At 8 years old, Ally Winter has overcome many obstacles.
Four years ago, she was engaged in a life threatening battle when tumors twisted most of her small intestine, killing it, said Pam Winter, her mother. Ally Winter was diagnosed with short bowel syndrome because she has a very limited amount of small intestine, Pam Winter said. This renders her incapable of absorbing nutrients from food, and forces her to rely on intravenous fluid for nutrition, Pam Winter said.
This week, Aug. 5-11, is Home Parenteral Nutrition Awareness Week.
“Ally wants others to know that there is life and hope while living on intravenous feedings,” Pam Winter said.
Although Ally Winter requires IV nutrition, or parenteral nutrition, she has kept a positive attitude, Pam Winter said.
“Despite her chronic illness, Ally is independent and full of life!” Pam Winter said.
Her parents were told she would never be able to eat again, but she does eat, although she doesn’t absorb much, and she enjoys cooking dinner for her family, Pam Winter said. Ally Winter also is able to live an active life, enjoying camping, fishing, swimming and horseback riding.
“She does have times in the hospital,” Pam Winter said. “But most of the times, we’re able to go and do (what other people do.)”
Ally Winter participates in most of the activities she loves while being hooked up to her IV nutrition, carrying it in a backpack, Pam Winter said.
The Winter family has found much support from the Oley Foundation. The Albany-based organization offers various programs free of charge to the families of patients who require feeding tubes and intravenous nutrition, said Roslyn Dahl, director of communications and development for the Oley Foundation.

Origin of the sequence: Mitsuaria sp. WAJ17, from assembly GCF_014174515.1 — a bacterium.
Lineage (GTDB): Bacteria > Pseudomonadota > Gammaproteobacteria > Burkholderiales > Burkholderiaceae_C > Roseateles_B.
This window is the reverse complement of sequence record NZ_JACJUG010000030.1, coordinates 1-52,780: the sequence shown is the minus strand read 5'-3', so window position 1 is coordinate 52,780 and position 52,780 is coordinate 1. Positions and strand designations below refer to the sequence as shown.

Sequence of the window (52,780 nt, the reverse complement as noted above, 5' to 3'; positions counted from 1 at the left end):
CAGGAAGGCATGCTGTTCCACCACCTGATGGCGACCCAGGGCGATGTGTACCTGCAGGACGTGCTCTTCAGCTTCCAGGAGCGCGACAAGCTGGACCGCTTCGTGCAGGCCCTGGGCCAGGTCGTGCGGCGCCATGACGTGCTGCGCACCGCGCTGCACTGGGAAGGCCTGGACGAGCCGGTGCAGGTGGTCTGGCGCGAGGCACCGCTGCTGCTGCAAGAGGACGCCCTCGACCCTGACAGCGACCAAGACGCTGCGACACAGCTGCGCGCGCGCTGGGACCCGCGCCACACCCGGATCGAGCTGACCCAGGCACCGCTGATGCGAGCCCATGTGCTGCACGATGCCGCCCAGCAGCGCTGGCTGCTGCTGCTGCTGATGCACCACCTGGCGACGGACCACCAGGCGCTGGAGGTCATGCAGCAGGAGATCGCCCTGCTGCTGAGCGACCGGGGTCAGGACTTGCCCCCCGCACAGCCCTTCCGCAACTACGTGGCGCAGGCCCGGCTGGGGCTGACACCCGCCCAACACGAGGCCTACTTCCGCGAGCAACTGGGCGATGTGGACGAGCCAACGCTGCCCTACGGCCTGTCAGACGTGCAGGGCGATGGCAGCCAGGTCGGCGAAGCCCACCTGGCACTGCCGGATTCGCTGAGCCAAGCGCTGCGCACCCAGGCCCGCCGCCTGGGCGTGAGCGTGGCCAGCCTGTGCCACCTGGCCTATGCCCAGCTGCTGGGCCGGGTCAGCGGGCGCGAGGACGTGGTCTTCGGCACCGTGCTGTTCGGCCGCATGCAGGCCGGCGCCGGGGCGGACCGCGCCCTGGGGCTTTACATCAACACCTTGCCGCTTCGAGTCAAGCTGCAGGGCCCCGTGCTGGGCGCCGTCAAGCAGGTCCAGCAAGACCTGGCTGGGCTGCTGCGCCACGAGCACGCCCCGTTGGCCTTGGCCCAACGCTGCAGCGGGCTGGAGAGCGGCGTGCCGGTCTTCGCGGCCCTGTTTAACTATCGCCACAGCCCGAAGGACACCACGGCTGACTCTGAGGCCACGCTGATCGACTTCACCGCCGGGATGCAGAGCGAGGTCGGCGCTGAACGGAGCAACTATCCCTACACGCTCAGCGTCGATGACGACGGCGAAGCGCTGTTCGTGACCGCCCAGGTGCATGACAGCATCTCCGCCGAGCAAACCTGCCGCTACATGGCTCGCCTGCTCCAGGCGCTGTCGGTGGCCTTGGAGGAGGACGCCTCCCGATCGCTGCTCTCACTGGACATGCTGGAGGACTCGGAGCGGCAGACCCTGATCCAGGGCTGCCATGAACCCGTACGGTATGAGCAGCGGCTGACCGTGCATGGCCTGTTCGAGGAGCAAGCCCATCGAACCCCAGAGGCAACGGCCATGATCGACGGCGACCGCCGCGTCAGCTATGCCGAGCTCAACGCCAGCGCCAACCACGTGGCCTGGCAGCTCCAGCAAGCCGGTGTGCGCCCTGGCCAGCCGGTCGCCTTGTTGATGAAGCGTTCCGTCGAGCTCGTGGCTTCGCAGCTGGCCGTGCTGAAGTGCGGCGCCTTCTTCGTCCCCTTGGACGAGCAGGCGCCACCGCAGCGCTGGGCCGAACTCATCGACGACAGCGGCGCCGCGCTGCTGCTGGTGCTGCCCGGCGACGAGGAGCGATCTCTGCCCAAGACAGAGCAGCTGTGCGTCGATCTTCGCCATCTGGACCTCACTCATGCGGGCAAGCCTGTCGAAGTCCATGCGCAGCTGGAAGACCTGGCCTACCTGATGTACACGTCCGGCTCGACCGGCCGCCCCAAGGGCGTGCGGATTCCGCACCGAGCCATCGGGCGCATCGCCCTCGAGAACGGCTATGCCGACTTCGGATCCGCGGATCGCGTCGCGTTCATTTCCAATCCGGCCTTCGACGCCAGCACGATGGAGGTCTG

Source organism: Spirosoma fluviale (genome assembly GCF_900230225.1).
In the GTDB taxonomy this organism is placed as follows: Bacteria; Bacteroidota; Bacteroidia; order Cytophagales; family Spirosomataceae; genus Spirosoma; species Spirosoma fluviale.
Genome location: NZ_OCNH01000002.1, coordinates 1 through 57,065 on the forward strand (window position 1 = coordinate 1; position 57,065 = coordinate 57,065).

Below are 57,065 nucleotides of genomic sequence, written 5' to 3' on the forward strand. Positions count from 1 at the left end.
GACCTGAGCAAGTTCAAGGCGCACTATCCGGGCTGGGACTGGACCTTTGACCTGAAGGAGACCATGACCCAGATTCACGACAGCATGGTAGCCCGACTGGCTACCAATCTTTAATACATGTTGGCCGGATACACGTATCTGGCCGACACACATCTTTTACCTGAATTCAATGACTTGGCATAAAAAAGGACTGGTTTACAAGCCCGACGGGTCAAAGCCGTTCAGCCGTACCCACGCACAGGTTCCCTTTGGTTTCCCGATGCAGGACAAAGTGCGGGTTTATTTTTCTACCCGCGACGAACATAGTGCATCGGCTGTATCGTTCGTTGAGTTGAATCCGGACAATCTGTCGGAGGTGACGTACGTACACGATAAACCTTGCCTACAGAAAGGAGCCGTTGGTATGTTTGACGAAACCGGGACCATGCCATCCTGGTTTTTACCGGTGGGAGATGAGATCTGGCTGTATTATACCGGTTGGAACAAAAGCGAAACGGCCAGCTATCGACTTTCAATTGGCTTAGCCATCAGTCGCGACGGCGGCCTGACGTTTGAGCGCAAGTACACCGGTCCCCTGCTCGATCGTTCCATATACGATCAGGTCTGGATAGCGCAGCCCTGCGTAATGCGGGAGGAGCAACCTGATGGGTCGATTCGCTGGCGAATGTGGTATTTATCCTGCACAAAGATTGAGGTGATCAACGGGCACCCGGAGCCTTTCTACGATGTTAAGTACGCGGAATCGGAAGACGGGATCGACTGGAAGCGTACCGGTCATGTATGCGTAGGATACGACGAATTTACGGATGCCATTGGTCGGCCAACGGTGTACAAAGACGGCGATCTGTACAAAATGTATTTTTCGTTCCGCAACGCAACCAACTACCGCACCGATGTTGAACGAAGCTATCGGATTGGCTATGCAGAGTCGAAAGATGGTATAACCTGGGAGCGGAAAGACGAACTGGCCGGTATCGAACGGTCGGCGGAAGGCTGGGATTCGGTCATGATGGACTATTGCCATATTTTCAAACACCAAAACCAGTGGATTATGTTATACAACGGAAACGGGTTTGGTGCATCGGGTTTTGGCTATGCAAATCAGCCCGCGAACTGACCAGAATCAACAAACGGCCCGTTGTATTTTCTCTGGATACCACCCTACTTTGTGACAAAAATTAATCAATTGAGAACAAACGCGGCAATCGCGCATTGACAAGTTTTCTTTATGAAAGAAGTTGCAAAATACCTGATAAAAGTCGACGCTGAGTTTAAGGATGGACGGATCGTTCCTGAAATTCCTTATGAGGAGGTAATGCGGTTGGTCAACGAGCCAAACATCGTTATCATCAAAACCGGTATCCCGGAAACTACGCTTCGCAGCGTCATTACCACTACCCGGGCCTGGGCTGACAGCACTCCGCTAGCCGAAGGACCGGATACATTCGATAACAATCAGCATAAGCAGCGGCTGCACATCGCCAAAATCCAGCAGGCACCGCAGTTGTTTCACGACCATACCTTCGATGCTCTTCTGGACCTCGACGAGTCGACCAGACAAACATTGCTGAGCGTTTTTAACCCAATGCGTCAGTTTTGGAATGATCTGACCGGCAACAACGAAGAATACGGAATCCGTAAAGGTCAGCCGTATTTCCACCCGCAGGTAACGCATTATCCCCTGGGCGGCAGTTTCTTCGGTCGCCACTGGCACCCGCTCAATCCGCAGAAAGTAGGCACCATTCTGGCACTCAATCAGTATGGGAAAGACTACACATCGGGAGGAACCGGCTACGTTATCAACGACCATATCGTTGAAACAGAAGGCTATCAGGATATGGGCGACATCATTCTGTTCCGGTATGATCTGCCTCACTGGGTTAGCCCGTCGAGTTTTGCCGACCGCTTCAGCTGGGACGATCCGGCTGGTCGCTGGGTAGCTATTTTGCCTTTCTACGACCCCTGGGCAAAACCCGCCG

“Our mission is to enrich the lives of patients who are dependent on intravenous or tube feeding,” Dahl said. “There’s more people dependent on tube feeding than on intravenous feeding. Both are equally serious.”
There are currently 12,000 members, including patients and professionals.
“It’s a great way to connect people with the most up to date information and to find support from peers,” Dahl said. “Because there’s a low number of patients on these therapies long-term, the chances of you finding another patient on your own are low.”
But patients and their family members can connect through the Oley Foundation.
Connecting with the Oley Foundation will improve patients’ quality of life, reduce their chances of infection rate and reduce their levels of depression, Dahl said.
Patients and families can join the network free of charge at http://www.oley.org or by calling 800-776-6539.
The Oley Foundation has a webpage where patients and families can access information. There is also a toll free number, 800-776-6539, that patients and family members can call in order to ask Oley Foundation staff members questions. If the staff members aren’t able to provide answers, they can direct patients and family members to a number of places within a network of clinics, insurance companies and patients for answers.
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The Oley Foundation hosts a conference every year where doctors, dieticians, parents and patients are able to network.
“It’s typically held in June,” Dahl said.
It was held in Redondo Beach, Calif. this year.
Ally Winter’s family received helpful advice while attending this conference this year.
“We’ve had a big success with Ally,” Pam Winter said.